Keywords: Dust; Infant Mortality; West Africa; Adaptation
    Date: 2016
  2. By: Joan Costa-Font; José-Luis Fernández; Katherine Swartz
    Keywords: long-term care; long term care insurance; long term care systems
    JEL: J50
    Date: 2015–03
  3. By: Nancy Pouloudi; Wendy Currie; Edgar A. Whitley
    Abstract: The combination of pervasive and complex technology and an increasingly challenging healthcare environment is the setting for this research study. As a longitudinal case study, the research tracks the development and implementation of a large private information systems network in the UK National Health Service (NHS). Using stakeholder theory, we unpack the story of a complex network of stakeholder roles and perceptions and how these change over time. Our findings show that favorable and unfavorable positions held by multiple stakeholder groups become entangled, where even the same focal group may adopt competing positions which undermine the adoption of the health network. As this situation develops, the policy and implementation of the broader health IT program becomes confused and destabilized. This study makes three contributions. It expands the literature on stakeholder theory within the IS domain; it extends the managerial focus of stakeholder approaches to include policy-making in the diverse multi-stakeholder setting of healthcare; it demonstrates how stakeholder analysis can be employed in IS research by adopting a broader, dynamic approach to identifying and including different stakeholder groups focusing on their varied roles and views during the course of a large scale health IT program.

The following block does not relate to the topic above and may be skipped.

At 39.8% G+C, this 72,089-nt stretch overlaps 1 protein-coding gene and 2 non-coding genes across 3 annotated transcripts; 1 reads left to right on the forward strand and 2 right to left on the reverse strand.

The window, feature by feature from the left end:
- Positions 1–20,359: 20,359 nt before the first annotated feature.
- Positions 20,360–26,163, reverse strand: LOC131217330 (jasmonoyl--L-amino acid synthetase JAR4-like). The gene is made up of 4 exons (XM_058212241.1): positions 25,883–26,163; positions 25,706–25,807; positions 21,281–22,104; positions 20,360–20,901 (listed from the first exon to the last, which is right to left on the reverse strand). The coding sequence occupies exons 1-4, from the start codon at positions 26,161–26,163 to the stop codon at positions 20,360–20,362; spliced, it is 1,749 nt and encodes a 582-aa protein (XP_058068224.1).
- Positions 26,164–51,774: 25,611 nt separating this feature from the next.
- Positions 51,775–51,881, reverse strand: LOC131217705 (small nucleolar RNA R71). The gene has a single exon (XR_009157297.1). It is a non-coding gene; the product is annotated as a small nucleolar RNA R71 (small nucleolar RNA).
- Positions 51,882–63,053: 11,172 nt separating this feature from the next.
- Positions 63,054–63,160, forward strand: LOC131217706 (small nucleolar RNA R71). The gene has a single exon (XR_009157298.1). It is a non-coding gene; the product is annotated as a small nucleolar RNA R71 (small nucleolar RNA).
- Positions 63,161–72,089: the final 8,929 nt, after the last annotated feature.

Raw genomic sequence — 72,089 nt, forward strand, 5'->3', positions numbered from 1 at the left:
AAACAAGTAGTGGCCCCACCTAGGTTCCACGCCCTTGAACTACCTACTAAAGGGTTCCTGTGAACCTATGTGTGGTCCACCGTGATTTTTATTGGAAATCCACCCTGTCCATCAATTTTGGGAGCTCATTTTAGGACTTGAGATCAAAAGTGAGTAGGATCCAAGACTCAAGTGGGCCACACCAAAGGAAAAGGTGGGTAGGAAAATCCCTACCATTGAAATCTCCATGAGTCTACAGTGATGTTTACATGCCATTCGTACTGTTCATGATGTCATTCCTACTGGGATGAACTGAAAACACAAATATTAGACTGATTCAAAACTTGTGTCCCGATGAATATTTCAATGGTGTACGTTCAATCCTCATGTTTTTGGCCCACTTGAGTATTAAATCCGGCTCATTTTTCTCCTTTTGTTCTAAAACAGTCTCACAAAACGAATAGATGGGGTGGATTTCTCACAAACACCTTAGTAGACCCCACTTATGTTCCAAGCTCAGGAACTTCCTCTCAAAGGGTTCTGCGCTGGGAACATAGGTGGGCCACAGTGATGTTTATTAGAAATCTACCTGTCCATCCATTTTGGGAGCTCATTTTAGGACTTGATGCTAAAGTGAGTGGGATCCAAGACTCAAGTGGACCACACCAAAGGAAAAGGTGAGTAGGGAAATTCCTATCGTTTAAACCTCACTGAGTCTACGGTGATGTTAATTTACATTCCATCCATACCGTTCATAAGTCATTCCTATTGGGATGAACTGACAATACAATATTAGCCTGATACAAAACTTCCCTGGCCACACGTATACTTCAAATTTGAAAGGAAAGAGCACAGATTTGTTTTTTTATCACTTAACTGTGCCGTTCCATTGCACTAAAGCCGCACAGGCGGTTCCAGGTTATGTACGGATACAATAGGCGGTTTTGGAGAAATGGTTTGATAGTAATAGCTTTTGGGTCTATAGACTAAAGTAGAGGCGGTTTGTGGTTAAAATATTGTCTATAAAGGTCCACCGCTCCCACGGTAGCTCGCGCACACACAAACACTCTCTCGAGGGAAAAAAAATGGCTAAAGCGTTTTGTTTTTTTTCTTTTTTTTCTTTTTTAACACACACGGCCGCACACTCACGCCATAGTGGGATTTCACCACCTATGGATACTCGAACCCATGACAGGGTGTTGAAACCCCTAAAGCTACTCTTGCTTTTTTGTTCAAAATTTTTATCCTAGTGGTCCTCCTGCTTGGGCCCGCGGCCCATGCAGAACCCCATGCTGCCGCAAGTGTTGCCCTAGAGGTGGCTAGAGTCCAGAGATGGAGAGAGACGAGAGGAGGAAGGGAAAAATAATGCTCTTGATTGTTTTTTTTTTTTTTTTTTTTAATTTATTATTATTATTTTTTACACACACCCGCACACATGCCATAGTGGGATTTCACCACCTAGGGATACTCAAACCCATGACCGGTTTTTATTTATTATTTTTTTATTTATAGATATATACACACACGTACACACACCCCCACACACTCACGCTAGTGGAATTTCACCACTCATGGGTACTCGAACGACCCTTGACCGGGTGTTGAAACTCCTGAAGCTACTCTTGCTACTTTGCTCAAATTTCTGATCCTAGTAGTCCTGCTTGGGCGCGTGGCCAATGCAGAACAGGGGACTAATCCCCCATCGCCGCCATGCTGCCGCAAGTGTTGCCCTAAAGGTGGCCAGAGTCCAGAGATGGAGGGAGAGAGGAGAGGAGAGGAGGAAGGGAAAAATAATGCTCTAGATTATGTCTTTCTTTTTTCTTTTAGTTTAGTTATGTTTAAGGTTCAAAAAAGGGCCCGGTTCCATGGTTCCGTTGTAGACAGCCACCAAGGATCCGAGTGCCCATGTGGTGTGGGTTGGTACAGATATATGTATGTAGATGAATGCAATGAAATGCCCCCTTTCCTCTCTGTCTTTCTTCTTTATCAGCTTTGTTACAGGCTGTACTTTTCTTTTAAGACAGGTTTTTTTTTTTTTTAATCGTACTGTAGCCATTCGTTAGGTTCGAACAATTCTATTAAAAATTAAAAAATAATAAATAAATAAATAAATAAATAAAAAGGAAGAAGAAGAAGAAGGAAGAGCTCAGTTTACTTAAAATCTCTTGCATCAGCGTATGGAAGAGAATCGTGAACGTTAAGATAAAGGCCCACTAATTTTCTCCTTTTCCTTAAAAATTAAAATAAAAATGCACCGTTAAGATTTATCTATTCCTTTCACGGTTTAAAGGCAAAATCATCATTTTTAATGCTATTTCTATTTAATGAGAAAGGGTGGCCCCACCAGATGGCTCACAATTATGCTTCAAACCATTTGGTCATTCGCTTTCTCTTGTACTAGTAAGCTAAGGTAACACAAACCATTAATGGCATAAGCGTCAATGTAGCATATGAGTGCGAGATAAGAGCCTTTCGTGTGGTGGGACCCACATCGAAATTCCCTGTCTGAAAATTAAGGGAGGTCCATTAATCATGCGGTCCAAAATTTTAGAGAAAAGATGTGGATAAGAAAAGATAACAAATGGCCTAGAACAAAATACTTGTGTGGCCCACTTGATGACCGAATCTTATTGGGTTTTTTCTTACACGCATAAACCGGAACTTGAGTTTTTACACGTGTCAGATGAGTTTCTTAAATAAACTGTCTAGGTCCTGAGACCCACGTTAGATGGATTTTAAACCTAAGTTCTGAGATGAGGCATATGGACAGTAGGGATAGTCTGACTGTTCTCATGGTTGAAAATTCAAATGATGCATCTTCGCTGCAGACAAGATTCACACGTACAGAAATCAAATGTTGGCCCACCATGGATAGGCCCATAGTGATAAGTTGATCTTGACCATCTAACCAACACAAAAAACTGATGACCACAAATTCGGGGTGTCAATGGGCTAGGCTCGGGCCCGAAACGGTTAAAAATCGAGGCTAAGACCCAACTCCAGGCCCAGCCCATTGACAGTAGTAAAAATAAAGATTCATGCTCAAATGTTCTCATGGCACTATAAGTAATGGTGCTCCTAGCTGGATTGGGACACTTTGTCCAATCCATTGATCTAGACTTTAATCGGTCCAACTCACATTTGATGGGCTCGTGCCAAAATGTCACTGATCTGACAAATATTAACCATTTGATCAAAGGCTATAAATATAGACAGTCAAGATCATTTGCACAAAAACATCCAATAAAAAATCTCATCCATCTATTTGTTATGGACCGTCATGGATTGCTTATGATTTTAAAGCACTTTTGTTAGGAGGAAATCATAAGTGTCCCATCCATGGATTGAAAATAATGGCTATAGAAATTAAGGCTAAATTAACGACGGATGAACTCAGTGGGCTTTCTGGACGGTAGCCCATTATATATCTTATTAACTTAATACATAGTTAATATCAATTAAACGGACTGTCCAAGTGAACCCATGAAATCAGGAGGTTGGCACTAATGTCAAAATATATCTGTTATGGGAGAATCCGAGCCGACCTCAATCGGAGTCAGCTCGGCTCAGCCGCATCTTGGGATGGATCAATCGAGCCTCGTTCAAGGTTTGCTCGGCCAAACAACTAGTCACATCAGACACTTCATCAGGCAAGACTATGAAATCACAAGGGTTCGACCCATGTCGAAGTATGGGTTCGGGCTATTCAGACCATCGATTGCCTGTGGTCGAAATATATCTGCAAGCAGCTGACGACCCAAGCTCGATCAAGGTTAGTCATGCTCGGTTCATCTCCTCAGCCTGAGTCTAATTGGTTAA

Keywords: entangled information systems; interpretive stakeholder analysis; healthcare; NHS; N3 infrastructure
    JEL: J50
    Date: 2016
  4. By: Sara Geneletti; Aidan G. O'Keeffe; Linda D. Sharples; Sylvia Richardson; Gianluca Baio
    Abstract: The regression discontinuity (RD) design is a quasi-experimental design that estimates the causal effects of a treatment by exploiting naturally occurring treatment rules. It can be applied in any context where a particular treatment or intervention is administered according to a pre-specified rule linked to a continuous variable. Such thresholds are common in primary care drug prescription where the RD design can be used to estimate the causal effect of medication in the general population. Such results can then be contrasted to those obtained from randomised controlled trials (RCTs) and inform prescription policy and guidelines based on a more realistic and less expensive context. In this paper, we focus on statins, a class of cholesterol-lowering drugs, however, the methodology can be applied to many other drugs provided these are prescribed in accordance to pre-determined guidelines. Current guidelines in the UK state that statins should be prescribed to patients with 10-year cardiovascular disease risk scores in excess of 20%. If we consider patients whose risk scores are close to the 20% risk score threshold, we find that there is an element of random variation in both the risk score itself and its measurement. We can therefore consider the threshold as a randomising device that assigns statin prescription to individuals just above the threshold and withholds it from those just below. Thus, we are effectively replicating the conditions of an RCT in the area around the threshold, removing or at least mitigating confounding. We frame the RD design in the language of conditional independence, which clarifies the assumptions necessary to apply an RD design to data, and which makes the links with instrumental variables clear. We also have context-specific knowledge about the expected sizes of the effects of statin prescription and are thus able to incorporate this into Bayesian models by formulating informative priors on our causal parameters. © 2015 The Authors. Statistics in Medicine Published by John Wiley & Sons Ltd.